Three reasons why The Legend of Zelda: Twilight Princess failed to impress and how Skyward Sword promises to amend those issues.
Author’s Note: This article was originally published on November 18, 2011 as a note on Facebook.
Back in 2004, during the Electronics Entertainment Expo (E3), Nintendo announced The Legend of Zelda: Twilight Princess (TP). I happily joined the chorus of excitement the announcement generated. For the next two years, I closely followed any news regarding the game, like any typical rabid Zelda fan. Indeed I was very much hyped up and among the countless Zelda fans who were disappointed when hearing of TP’s delayed launch. Many, including myself, anticipated this game to be the best Zelda had to offer. My eagerness to play TP would eventually find me camping outside of Target for the launch of the Wii, which I was excited for, but not as much as I was for the release of TP on the same day.
TP could have been a great game and Nintendo worked hard to put everything nostalgic about Zelda within this title. It is a game I would highly recommend for any GameCube or Wii owner. This is where my personal opinion comes to play, but I feel that I am not alone when expressing this view of TP. In spite of all the hype, Twilight Princess was a disappointment. I enjoyed playing for a brief period, but something seemed to be lacking. This game was not what I imagined it to be. Princess Zelda’s role was lackluster, the puzzles and enemies were unchallenging, and the story was anticlimactic.
Based on the trailers, I envisioned the princess to have a deeper role in this game and looked forward to seeing her as a strong female lead. Regrettably, she remained stoic, barely making a significant appearance. Ocarina of Time’s Zelda arguably has much more of a personality than in TP, yet doesn’t even compare with Wind Waker’s version. In TP, Zelda’s plight was understood, but I had no emotional connection with her whatsoever. As a result, being the hero in TP felt unrewarding. I guess my focus should have been on Midna, as she seemed the most intriguing individual in the game. I still can’t help but be disappointed with the lack of personality from other key characters, mainly Zelda.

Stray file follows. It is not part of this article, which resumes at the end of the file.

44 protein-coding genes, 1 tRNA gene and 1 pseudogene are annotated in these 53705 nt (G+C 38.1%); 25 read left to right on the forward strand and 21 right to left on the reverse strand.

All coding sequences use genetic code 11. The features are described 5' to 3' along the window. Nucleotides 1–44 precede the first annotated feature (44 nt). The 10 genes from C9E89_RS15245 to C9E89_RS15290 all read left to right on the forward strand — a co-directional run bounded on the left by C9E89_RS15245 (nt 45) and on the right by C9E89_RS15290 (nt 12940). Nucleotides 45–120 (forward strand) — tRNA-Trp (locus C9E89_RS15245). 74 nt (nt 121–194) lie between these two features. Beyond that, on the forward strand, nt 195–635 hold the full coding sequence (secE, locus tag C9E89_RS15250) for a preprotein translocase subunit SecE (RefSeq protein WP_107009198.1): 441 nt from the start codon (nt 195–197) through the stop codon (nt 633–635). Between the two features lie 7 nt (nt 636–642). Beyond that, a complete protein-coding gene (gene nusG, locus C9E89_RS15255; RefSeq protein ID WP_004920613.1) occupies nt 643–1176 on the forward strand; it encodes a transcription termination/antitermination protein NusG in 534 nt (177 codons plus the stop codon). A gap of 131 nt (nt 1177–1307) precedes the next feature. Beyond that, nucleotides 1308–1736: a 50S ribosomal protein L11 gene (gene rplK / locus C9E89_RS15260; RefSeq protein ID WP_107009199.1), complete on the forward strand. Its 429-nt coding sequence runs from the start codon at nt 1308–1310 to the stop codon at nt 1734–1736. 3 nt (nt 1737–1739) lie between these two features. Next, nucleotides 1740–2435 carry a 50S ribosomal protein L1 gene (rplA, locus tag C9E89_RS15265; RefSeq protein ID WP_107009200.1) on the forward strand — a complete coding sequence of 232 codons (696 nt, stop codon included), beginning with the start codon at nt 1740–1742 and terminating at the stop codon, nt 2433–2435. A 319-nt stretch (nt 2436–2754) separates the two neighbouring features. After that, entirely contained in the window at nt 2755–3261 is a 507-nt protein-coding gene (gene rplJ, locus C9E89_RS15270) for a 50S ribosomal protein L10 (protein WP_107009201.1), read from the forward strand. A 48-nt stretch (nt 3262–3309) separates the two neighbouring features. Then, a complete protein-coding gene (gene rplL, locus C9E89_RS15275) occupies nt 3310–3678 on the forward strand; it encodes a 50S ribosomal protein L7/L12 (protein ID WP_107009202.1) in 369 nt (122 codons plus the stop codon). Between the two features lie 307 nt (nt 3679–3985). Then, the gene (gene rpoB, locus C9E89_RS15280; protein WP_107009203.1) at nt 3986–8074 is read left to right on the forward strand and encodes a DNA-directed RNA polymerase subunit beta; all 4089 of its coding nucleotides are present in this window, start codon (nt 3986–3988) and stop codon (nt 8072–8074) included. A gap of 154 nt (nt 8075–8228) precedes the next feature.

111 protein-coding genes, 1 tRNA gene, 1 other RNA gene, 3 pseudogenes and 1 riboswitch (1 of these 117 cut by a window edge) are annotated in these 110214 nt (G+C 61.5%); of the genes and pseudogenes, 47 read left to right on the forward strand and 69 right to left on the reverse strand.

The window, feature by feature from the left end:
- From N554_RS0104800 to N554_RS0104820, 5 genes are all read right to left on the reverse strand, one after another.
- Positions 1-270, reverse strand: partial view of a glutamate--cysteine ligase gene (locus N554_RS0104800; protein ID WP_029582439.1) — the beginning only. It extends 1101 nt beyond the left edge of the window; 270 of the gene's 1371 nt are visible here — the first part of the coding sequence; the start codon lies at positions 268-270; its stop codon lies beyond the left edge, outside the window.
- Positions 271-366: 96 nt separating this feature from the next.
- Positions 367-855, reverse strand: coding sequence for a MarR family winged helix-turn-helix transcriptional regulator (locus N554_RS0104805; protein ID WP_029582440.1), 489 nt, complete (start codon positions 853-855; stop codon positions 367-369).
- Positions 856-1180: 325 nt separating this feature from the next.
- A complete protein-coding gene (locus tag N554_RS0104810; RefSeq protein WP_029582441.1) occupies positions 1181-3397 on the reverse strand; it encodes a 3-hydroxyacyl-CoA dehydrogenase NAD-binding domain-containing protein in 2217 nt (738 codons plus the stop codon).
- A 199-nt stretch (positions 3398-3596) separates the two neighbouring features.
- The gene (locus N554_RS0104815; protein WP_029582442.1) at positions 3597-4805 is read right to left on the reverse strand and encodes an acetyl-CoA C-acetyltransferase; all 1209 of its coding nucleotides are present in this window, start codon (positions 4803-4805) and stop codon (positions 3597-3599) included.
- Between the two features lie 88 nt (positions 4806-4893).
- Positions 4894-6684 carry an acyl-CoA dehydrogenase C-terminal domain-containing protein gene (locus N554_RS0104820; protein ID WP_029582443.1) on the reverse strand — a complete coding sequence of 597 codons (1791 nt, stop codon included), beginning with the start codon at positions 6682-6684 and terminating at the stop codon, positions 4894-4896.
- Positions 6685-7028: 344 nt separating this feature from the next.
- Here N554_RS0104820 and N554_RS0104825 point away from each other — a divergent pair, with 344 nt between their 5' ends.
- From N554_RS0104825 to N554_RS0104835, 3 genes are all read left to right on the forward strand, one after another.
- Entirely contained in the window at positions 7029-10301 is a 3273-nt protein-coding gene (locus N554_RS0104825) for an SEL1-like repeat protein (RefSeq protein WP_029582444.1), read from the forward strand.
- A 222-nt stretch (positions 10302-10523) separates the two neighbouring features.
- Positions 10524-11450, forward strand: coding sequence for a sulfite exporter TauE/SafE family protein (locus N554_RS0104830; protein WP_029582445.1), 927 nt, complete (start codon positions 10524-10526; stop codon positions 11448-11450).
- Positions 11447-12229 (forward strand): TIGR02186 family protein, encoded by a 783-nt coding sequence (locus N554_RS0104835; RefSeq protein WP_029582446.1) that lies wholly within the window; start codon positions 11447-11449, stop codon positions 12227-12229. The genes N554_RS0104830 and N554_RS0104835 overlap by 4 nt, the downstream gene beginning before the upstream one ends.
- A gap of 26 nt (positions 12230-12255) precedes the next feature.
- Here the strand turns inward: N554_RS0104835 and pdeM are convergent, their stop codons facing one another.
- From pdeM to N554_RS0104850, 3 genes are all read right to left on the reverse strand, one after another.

Enemies and puzzles were a breeze. Swarms of foes were nothing against the waggle of the remote. Even epic boss battles were huge disappointments because they would be so short-lived. Although, I will tell everyone that my one favorite moment in TP was the battle against the fourth boss, Stallord. For some reason, perhaps due to the Spinner item, that fight really left an impression on me. It was fun and became the exception of my overall experience.
Furthermore, the story was bland. Other Zelda games such as Link’s Awakening, Ocarina of Time, Majora’s Mask, or The Wind Waker had well written and noteworthy storylines. I clearly recall the ups and downs, the struggles of the characters, and what I felt Link was fighting for. As for TP, the plot twists were predictable. It lacked a significant climax, which resulted in an unbalanced game story-wise. I thought I would play this game again, but I haven’t touched it since I finished it in 2006. A stark contrast compared to other Zelda games I enjoyed playing over and over again. I have lost count of the number of times I’ve played Ocarina of Time since its release in 1998, despite its now outdated graphics. That is because I enjoyed the characters, the gameplay, and the story.
TP did not sour my liking for the series, but I learned not to set such high standards for a game, because those ideals may not be met. When The Legend of Zelda: Skyward Sword (SS) was announced, I was enthusiastic, but very cautious at the same time. During the development of SS I remained essentially detached, not wanting to repeat the same experience. For a fairly long time I remained this way, until about two weeks ago when the reviews started to pour in. A perfect score is a prestigious thing for a game to achieve, yet Skyward Sword was receiving not just one, but numerous flawless scores from various and reliable sources. However, keeping in mind that a score is just a number, what truly got me excited was what the reviewers were saying about SS.
Richard George, Executive Editor of IGN’s Nintendo coverage, had this to say about the role of Zelda and other characters in Skyward Sword: